An estimated 7-20% of those living with SCI are 60 years or older, and these rates have been increasing steadily over the past 20 years.12345 Estimates in the United States indicate a five-fold increase in the incidence of SCI in the elderly over the past 30 years.6 Thus, understanding the lived experience of older persons with SCI – specific issues and needs – is very important for optimising care.
Aging is both an unavoidable fact of life and a complex process. Aging is intertwined with a spectrum of medical, social, environmental, physical and psychological processes, as well as other factors such as genetics, adaptation to stress, ethnicity and economic resources. Sorting out what might be considered the “normal” processes of aging and effects related to SCI is therefore very difficult. However, it can be assumed that the interaction between SCI and increasing age has an additive effect on health problems of older persons with SCI.47
"...the interaction between SCI and increasing age has an additive effect on health problems..."
Until recently, no longitudinal studies on SCI and aging had been undertaken. However since the 1990s, studies have explored correlations between complications and comorbidities, SCI and age.178 The group of older persons with SCI can be differentiated in two distinct populations – those whose SCI occured at an older age (over age 60), known as ‘late onset’, and those whose SCI occurred many years ago and is now over 60 years of age, known as ‘early onset’.9
In general, the cause of late onset SCI differs markedly from early onset SCI. Historically, SCI that occurs due to a traumatic event or ‘traumatic SCI’ were more common in younger persons and ‘non-traumatic SCIs’ in older persons. However the incidence of traumatic SCI has been increasing in older persons, primarily reflecting the higher incidence of falls among the elderly. It is important to note that recent studies have shown a general increase in non-traumatic SCI as well.56 One study in Italy of 284 persons with SCI showed that the late onset group tend to have non-traumatic and incomplete SCIs, of which a high proportion resulting from degenerative disease.10
Given aging patterns in the general population, it is expected that the number of those with both early and late onset injuries will continue to increase.11
Older persons with SCI differ from younger persons in fundamental ways. Most notably, older patients have more associated medical problems, and are more likely to develop secondary medical complications related to the SCI itself. This can, in turn, have a major impact on rehabilitation results, and may lead in the worst cases to a cycle of further complications.91011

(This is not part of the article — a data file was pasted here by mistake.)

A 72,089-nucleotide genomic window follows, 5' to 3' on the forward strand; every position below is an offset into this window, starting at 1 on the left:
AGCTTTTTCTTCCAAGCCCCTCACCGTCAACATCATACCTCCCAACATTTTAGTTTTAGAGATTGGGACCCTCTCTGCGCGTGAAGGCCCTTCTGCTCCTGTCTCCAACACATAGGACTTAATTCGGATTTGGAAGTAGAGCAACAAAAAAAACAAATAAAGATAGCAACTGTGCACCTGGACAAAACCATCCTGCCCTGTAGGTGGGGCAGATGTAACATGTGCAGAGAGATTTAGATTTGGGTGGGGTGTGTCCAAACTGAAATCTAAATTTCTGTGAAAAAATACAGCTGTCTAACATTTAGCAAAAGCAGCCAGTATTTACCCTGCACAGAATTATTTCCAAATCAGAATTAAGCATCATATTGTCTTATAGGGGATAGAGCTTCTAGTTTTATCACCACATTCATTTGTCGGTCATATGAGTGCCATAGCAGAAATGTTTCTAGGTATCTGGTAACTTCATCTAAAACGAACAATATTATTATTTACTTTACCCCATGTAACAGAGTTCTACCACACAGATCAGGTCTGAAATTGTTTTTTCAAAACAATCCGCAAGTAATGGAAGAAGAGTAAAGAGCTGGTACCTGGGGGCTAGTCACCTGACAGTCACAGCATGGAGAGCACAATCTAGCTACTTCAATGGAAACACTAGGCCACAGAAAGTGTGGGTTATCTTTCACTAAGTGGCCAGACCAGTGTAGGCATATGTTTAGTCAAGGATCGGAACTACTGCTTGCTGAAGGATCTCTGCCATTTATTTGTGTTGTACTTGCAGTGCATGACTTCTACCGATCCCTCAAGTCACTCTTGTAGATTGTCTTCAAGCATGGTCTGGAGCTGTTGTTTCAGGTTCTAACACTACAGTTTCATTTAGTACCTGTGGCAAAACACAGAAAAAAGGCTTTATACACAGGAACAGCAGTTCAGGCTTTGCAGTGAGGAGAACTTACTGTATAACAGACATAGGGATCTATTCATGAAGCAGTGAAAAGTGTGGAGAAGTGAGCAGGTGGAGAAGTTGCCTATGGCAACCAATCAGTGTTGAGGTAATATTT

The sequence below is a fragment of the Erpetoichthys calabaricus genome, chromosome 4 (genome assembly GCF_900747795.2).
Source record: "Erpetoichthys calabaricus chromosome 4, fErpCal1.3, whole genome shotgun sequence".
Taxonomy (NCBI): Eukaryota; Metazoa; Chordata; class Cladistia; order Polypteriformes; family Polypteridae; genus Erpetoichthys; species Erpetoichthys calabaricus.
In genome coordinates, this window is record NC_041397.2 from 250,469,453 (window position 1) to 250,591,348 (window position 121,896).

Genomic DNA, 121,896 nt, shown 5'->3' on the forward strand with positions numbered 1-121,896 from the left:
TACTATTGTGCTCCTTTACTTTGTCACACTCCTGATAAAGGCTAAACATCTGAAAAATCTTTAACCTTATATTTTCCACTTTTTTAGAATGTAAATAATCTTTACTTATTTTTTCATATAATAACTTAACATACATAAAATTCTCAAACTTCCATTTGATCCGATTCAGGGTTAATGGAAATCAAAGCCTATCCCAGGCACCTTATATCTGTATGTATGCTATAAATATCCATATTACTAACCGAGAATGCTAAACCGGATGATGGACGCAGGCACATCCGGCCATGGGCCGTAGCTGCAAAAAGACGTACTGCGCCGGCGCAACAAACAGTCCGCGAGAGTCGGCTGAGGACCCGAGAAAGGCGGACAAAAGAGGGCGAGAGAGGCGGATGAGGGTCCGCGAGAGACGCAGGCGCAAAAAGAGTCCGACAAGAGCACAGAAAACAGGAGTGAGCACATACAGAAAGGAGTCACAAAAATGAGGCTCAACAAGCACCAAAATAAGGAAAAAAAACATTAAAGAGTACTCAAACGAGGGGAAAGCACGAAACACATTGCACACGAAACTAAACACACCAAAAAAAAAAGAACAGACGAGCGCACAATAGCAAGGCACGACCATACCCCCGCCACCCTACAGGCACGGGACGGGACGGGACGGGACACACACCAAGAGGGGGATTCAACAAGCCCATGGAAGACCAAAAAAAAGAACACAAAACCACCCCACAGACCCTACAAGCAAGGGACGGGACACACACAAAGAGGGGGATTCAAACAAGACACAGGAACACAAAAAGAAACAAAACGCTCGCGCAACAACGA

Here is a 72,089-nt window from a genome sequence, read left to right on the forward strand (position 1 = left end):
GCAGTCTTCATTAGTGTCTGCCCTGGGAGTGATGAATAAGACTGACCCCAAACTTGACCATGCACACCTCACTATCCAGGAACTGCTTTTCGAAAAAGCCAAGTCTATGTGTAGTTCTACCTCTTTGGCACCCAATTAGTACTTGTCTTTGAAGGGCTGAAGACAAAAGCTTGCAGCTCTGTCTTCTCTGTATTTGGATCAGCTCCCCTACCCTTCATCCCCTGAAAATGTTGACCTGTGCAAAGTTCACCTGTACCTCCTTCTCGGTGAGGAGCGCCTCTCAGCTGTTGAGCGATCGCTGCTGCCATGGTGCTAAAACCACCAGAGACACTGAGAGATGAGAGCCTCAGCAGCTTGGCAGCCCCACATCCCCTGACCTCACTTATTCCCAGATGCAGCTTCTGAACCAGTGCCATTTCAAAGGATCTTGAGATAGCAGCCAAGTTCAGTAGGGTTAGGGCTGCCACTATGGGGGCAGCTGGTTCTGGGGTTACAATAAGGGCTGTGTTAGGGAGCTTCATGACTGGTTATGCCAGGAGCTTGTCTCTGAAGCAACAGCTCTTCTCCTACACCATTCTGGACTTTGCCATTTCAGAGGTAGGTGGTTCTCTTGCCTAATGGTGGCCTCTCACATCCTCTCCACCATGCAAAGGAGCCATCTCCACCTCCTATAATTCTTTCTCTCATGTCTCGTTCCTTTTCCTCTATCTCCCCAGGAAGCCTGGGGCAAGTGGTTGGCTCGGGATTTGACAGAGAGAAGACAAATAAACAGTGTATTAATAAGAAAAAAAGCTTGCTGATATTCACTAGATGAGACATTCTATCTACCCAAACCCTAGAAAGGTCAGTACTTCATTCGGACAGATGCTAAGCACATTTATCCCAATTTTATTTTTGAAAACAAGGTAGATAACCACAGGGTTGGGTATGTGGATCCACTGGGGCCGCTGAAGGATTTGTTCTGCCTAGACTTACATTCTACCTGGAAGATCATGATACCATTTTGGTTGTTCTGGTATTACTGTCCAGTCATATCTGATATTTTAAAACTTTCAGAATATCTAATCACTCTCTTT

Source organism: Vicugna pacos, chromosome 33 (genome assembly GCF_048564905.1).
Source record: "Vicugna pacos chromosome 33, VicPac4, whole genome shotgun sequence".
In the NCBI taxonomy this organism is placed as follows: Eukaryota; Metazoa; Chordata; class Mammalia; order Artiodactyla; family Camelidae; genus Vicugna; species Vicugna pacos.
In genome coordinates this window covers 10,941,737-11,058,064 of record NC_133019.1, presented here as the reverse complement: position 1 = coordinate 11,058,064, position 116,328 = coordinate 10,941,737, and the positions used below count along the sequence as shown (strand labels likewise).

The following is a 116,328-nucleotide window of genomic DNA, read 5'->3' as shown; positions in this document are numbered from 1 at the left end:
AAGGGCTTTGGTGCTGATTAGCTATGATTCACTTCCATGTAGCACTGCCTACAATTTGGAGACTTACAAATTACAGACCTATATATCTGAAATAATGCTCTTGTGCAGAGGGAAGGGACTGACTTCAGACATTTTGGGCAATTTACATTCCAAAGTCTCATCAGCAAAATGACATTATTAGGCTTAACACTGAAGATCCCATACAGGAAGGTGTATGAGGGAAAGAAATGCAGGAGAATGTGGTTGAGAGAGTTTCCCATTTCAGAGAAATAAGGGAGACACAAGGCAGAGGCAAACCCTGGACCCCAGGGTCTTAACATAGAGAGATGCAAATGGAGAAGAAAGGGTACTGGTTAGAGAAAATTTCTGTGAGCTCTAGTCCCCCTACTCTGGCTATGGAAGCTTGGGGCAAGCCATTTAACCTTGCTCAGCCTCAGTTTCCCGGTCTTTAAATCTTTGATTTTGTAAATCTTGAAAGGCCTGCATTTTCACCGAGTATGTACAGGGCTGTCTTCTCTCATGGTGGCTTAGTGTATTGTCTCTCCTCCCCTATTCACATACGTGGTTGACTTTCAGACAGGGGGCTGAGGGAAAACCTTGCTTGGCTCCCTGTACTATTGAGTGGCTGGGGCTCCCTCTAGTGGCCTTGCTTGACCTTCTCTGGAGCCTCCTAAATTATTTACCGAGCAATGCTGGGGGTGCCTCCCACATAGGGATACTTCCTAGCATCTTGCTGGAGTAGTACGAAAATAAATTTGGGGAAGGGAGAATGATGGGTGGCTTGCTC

Studies have demonstrated that older persons with SCI have a greater risk of diabetes, heart disease, obesity and arthritis, poorer outcomes with respect to walking and more difficulties with bladder and bowel independence.11 Additionally, older persons with SCI are more likely to develop complications such as pneumonia, pulmonary emboli, renal stones and gastrointestinal hemorrhage.12 Being aware of such complications are important for the recovery process of persons with SCI. In addition to the nature of injury, a person's general health status also has an impact on the person's functioning outcomes. For example, aspiration pneumonia resulting from the poor state of health of a person with SCI can initiate a cycle of declining health, that can correspondingly lead to a poor prognosis and poor functioning outcome.13
Another difference between older persons with SCI and younger persons with SCI include work participation status. In general, persons with late onset SCIs tend not to be working, and often report greater problems in independence measures than those with early onset SCI.9
Given the higher rate of complications among older persons with SCI, what outcomes can be anticipated during rehabilitation?
One large study of over 6,000 persons with SCI showed a correlation between age and a decrease in functional independence, overall life satisfaction, and perceived physical health, especially in the areas of physical independence, mobility, occupational functioning and social integration.9 Given these less than positive outcomes, there is a significant chance that older persons with SCI will be transferred to other hospitals rather than home or rehospitalized after some time in the community.10 In addition, a person's age is a particularly strong predictor of whether he is discharged to his own home, a nursing home or another care facility.14
"...a person's age is a particularly strong predictor of whether he is discharged to his own home, a nursing home or another care facility."
SCI has been associated with an acceleration of the aging process due to lower physiological reserves and increasing requirements of functional body systems. Considering this the prevention and treatment of comorbidities and SCI-related complications experienced by older persons with SCI require special attention on the part of the rehabilitation team.4 To enable the delivery of appropriate services, the rehabilitation approach may need to be specially tailored for the unique rehabilitation needs of older persons with SCI, taking into account the person's functioning status, comorbidities and existing complications – all of which could facilitate or challenge the rehabilitation process.10
As we will see in this case study of Mr. Meier, a 78-year old man with SCI, memory loss and dementia can significantly impede rehabilitation efforts. This case study aims to illustrate how age-related factors impact upon rehabilitation, and the role that comorbidities and age can play in achieving optimal functioning outcomes.
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